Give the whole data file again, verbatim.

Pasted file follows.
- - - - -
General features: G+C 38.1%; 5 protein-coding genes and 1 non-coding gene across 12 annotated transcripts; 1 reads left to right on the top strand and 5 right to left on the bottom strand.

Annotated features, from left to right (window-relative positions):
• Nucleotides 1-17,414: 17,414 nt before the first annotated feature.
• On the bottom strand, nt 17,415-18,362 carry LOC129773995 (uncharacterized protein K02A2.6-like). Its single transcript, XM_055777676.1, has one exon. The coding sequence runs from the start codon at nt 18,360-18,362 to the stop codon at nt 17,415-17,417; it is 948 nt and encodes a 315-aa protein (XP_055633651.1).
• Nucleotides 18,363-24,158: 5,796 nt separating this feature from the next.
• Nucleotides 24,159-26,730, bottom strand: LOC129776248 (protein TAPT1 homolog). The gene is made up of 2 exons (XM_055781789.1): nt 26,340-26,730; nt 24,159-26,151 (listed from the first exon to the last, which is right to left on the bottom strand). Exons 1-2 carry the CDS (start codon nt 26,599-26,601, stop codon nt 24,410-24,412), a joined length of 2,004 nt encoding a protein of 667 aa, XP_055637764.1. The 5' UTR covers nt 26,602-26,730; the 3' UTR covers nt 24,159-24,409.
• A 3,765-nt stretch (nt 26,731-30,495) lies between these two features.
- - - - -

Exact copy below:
General features: G+C 38.1%; 5 protein-coding genes and 1 non-coding gene across 12 annotated transcripts; 1 reads left to right on the top strand and 5 right to left on the bottom strand.

Annotated features, from left to right (window-relative positions):
• Nucleotides 1-17,414: 17,414 nt before the first annotated feature.
• On the bottom strand, nt 17,415-18,362 carry LOC129773995 (uncharacterized protein K02A2.6-like). Its single transcript, XM_055777676.1, has one exon. The coding sequence runs from the start codon at nt 18,360-18,362 to the stop codon at nt 17,415-17,417; it is 948 nt and encodes a 315-aa protein (XP_055633651.1).
• Nucleotides 18,363-24,158: 5,796 nt separating this feature from the next.
• Nucleotides 24,159-26,730, bottom strand: LOC129776248 (protein TAPT1 homolog). The gene is made up of 2 exons (XM_055781789.1): nt 26,340-26,730; nt 24,159-26,151 (listed from the first exon to the last, which is right to left on the bottom strand). Exons 1-2 carry the CDS (start codon nt 26,599-26,601, stop codon nt 24,410-24,412), a joined length of 2,004 nt encoding a protein of 667 aa, XP_055637764.1. The 5' UTR covers nt 26,602-26,730; the 3' UTR covers nt 24,159-24,409.
• A 3,765-nt stretch (nt 26,731-30,495) lies between these two features.